How to Choose the right Cutting Board
When shopping for a cutting board whether it's a gift or for yourself, you have two main choices.
Side Grain (aka Edge Grain) vs. End Grain
End Grain is the most expensive, it means the fibres of the wood stand on end, which allows knife blades to slide between the fibres, keeping the knives sharp and leaving the cutting board undamaged. To make one of these, we essentially make a side grain board first, then chop it into pieces and turn each piece 90 degrees, then glue it back together. For this reason End Grain boards are more expensive than side grain to to the increased labour, as well as the extra waste of making more wood into sawdust through the extra cuts.
End grain boards last the longest, and keep their smoothness without showing deep marks from usage. While you can sometimes see marks, if you run your fingernail over them you'll find they are smooth.
They also require the most maintenance - but it's not much. Keep them away from water, aside from a brief shower to clean them. The end grain fibres act like straws soaking up liquids and if left in water they can crack or warp, needing repair.
When they lighten in colour, spread some food grade mineral oil on them and let it sit overnight, do this again if the board soaks it up. Doing this periodically will help the board stay flat like new.
Side Grain boards are the most common ones out there you'll see in stores. Strips of wood are glued together here to make a solid cutting board, the same type of high quality wood is used. They look great, but show less of a pattern when compared to the distinctive look of end grain boards. They are also more resistant to water - as the end grain on these boards is only showing on two ends instead of the surface of the board. They are not as resistant to knife marks as end grain boards are, so they may benefit for a light re-sanding over the years.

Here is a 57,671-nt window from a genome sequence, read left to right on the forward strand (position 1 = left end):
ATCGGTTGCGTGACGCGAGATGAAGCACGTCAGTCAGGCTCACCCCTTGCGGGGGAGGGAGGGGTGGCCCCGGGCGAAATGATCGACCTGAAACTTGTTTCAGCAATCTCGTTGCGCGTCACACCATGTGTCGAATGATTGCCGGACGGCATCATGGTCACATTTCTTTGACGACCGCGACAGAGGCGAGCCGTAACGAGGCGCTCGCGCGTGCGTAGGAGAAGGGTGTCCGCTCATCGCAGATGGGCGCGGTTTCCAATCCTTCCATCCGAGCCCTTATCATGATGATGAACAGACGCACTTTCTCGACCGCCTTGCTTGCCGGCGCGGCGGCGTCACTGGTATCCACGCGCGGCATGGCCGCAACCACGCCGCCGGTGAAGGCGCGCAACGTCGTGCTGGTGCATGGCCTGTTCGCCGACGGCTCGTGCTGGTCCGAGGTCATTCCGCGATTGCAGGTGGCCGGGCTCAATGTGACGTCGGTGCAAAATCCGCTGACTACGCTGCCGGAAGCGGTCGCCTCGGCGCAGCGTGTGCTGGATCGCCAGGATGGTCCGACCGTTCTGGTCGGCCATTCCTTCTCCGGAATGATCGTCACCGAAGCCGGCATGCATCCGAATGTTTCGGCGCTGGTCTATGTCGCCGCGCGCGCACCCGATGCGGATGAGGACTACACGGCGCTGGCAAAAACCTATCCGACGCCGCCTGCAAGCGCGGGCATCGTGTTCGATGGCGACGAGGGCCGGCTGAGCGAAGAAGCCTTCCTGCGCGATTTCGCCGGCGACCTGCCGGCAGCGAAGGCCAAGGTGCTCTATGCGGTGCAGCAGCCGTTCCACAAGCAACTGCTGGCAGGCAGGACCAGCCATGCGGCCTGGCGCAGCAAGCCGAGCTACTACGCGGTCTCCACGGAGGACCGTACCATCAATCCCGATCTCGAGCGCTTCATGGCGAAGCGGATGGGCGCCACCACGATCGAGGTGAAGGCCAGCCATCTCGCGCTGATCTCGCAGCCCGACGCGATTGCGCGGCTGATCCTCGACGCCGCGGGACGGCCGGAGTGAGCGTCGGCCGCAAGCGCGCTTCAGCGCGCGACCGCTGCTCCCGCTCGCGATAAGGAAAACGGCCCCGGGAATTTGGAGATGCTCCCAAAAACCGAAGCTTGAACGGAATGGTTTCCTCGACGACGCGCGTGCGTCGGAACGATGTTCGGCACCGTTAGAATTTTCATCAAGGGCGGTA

Side grain boards can also be thinner and still be stable (as in staying flat), while end grain boards tend to be a minimum of 1.5 inches thick.
In my kitchen, I chop on end grain boards but I also keep a few side grain boards around for things like serving big charcuterie trays or pizzas.
Side grain boards are very good, end grain boards are the best.
Side Grain: Shows knife marks, not as easy on knives, but better than plastic or bamboo.
End Grain: Doesn't show knife marks, easy on knives. Need to be careful about letting it sit in water.
Our most popular side grain board: